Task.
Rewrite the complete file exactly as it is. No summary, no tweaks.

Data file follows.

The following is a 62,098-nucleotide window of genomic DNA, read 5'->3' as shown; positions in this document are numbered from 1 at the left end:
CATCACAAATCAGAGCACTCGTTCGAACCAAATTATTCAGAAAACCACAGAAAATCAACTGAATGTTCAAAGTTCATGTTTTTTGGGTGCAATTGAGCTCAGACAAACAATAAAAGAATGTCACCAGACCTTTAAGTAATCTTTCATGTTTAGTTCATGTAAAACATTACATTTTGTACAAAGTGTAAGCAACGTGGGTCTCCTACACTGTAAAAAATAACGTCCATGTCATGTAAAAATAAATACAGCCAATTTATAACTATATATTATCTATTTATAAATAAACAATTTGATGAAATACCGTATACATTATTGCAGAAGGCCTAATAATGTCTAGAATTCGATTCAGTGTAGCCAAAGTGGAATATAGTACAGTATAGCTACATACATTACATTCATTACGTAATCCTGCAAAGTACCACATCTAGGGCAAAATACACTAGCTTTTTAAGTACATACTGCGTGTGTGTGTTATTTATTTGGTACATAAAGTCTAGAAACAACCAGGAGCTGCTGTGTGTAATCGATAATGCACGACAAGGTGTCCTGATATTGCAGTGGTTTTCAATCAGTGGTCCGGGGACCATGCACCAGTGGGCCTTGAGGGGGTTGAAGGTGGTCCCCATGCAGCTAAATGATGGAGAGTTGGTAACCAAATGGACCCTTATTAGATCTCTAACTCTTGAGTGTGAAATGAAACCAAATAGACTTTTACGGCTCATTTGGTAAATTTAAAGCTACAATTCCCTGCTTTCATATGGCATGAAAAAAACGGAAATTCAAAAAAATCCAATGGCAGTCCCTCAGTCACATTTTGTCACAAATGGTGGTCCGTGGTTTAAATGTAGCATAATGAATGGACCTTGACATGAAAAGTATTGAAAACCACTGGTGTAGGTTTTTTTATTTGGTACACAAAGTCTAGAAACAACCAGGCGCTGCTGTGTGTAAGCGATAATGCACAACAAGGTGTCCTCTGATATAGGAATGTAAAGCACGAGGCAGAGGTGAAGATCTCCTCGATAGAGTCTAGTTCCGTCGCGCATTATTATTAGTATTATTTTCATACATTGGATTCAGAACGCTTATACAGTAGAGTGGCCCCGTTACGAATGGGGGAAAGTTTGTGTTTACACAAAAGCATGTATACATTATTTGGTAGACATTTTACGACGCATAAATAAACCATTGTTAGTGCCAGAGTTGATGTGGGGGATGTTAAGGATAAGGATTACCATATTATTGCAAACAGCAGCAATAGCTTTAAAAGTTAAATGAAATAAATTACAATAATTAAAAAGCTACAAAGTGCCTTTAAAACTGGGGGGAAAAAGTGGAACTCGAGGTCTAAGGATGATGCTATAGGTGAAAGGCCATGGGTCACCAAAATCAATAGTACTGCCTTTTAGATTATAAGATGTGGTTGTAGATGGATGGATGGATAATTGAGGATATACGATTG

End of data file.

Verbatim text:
The following is a 62,098-nucleotide window of genomic DNA, read 5'->3' as shown; positions in this document are numbered from 1 at the left end:
CATCACAAATCAGAGCACTCGTTCGAACCAAATTATTCAGAAAACCACAGAAAATCAACTGAATGTTCAAAGTTCATGTTTTTTGGGTGCAATTGAGCTCAGACAAACAATAAAAGAATGTCACCAGACCTTTAAGTAATCTTTCATGTTTAGTTCATGTAAAACATTACATTTTGTACAAAGTGTAAGCAACGTGGGTCTCCTACACTGTAAAAAATAACGTCCATGTCATGTAAAAATAAATACAGCCAATTTATAACTATATATTATCTATTTATAAATAAACAATTTGATGAAATACCGTATACATTATTGCAGAAGGCCTAATAATGTCTAGAATTCGATTCAGTGTAGCCAAAGTGGAATATAGTACAGTATAGCTACATACATTACATTCATTACGTAATCCTGCAAAGTACCACATCTAGGGCAAAATACACTAGCTTTTTAAGTACATACTGCGTGTGTGTGTTATTTATTTGGTACATAAAGTCTAGAAACAACCAGGAGCTGCTGTGTGTAATCGATAATGCACGACAAGGTGTCCTGATATTGCAGTGGTTTTCAATCAGTGGTCCGGGGACCATGCACCAGTGGGCCTTGAGGGGGTTGAAGGTGGTCCCCATGCAGCTAAATGATGGAGAGTTGGTAACCAAATGGACCCTTATTAGATCTCTAACTCTTGAGTGTGAAATGAAACCAAATAGACTTTTACGGCTCATTTGGTAAATTTAAAGCTACAATTCCCTGCTTTCATATGGCATGAAAAAAACGGAAATTCAAAAAAATCCAATGGCAGTCCCTCAGTCACATTTTGTCACAAATGGTGGTCCGTGGTTTAAATGTAGCATAATGAATGGACCTTGACATGAAAAGTATTGAAAACCACTGGTGTAGGTTTTTTTATTTGGTACACAAAGTCTAGAAACAACCAGGCGCTGCTGTGTGTAAGCGATAATGCACAACAAGGTGTCCTCTGATATAGGAATGTAAAGCACGAGGCAGAGGTGAAGATCTCCTCGATAGAGTCTAGTTCCGTCGCGCATTATTATTAGTATTATTTTCATACATTGGATTCAGAACGCTTATACAGTAGAGTGGCCCCGTTACGAATGGGGGAAAGTTTGTGTTTACACAAAAGCATGTATACATTATTTGGTAGACATTTTACGACGCATAAATAAACCATTGTTAGTGCCAGAGTTGATGTGGGGGATGTTAAGGATAAGGATTACCATATTATTGCAAACAGCAGCAATAGCTTTAAAAGTTAAATGAAATAAATTACAATAATTAAAAAGCTACAAAGTGCCTTTAAAACTGGGGGGAAAAAGTGGAACTCGAGGTCTAAGGATGATGCTATAGGTGAAAGGCCATGGGTCACCAAAATCAATAGTACTGCCTTTTAGATTATAAGATGTGGTTGTAGATGGATGGATGGATAATTGAGGATATACGATTG